# There are 10 cakes: 1 fruit slice, 6 doughnuts and 3 iced buns. Alex takes a cake at random and eats it. He then takes at random a second cake. Work out the probability that he takes two...

There are 10 cakes: 1 fruit slice, 6 doughnuts and 3 iced buns. Alex takes a cake at random and eats it. He then takes at random a second cake. Work out the probability that he takes two different cakes.

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Hello!

Let's solve this by definition of probability, counting all possible events and the desirable ones.

If we remember what cake was eaten first, then there are `10*9 = 90` possible events (the first cake may be any of `10,` the second is any of `9` remaining).

The desirable cases (when the first and the second cakes are different) may be divided into three *disjoint* subsets: 1) when the first cake is a fruit slice, 2) when the first is a doughnut and 3) when it is an iced bun. We have to count the number of events in these groups and add them.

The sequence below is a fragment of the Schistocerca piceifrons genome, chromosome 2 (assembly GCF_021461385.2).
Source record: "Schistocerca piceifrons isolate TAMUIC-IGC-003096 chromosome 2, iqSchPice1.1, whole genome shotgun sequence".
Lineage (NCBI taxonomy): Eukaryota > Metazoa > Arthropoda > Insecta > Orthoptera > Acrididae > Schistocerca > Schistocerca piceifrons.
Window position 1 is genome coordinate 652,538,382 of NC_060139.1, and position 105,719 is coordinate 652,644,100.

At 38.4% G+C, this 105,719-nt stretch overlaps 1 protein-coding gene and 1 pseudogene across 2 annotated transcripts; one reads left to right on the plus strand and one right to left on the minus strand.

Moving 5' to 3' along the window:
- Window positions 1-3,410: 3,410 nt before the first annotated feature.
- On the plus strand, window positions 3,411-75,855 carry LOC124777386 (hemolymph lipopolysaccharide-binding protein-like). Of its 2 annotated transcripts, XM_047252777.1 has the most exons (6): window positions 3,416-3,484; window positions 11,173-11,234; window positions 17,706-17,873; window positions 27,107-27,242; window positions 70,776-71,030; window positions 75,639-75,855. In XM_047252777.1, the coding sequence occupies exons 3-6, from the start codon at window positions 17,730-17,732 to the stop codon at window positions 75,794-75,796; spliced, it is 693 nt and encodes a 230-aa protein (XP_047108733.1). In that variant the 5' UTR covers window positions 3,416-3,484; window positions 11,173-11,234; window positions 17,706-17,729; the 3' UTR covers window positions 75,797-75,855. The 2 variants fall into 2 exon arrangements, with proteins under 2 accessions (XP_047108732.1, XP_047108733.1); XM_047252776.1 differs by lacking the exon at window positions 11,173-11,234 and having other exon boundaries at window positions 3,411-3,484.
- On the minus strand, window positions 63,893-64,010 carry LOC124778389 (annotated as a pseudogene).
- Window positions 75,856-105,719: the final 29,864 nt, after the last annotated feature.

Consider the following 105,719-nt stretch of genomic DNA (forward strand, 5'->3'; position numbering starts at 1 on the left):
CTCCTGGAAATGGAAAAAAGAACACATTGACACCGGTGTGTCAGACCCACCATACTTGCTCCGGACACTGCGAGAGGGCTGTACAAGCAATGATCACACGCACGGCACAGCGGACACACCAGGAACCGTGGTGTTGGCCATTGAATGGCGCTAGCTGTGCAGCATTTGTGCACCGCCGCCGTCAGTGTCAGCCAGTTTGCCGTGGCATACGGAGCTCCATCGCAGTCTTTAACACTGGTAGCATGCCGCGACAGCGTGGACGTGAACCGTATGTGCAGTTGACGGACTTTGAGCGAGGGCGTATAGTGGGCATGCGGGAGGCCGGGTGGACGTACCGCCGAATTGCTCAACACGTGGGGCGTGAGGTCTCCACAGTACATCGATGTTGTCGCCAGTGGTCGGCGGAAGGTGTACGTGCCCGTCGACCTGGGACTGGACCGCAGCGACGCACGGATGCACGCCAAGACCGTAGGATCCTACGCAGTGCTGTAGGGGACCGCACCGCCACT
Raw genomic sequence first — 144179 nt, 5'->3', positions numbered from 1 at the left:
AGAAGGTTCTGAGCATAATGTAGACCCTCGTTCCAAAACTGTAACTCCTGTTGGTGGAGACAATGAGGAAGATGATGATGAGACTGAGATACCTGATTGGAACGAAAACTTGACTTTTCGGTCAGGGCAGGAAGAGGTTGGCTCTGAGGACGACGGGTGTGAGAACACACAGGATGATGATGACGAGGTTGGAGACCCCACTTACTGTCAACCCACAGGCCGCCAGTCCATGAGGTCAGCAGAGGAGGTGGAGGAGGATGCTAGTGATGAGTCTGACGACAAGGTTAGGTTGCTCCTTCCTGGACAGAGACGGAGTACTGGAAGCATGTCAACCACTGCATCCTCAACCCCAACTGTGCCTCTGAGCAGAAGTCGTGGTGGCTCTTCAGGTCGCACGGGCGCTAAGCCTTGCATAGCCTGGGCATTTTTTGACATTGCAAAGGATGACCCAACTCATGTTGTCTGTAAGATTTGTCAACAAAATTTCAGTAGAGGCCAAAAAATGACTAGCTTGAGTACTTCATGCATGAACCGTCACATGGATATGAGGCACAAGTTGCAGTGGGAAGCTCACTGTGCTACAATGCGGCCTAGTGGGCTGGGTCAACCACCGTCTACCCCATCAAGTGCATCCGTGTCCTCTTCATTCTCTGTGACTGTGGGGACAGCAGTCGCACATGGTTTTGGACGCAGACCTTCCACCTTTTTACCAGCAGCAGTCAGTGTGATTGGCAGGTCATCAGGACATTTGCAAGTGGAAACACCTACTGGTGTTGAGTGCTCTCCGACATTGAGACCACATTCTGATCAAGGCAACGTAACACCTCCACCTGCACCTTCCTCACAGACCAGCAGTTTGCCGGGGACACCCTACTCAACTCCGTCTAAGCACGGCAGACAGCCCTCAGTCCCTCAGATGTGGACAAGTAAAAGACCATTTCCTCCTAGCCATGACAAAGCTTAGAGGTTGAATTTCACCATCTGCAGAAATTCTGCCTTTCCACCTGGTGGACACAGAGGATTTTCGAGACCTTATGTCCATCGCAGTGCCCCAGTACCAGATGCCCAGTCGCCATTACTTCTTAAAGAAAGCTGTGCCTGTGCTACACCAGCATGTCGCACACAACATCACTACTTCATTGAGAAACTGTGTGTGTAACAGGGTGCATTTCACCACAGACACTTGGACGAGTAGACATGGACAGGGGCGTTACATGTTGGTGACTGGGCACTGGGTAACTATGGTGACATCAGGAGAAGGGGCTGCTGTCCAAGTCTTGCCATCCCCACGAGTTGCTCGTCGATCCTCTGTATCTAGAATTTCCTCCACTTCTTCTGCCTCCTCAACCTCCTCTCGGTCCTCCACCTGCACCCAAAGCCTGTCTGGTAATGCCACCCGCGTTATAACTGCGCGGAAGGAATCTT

In the case **1**), there is `1` possibility to choose a fruit slice and `9` possibilities to choose a different second cake. Remember `1*9 = 9.`

In the case **2**), there are `3` possibilities to choose a doughnut and only `7` to choose a different second cake (`2` remaining doughnuts are not suitable). Remember `3*7 = 21.`

In the case **3**) there are `6*(9-5) = 24` possibilities.

The sum is `9+21+24 = 54.`

**So the probability in question is** `54/90 = 6/10 = 3/5 = 0.6.`

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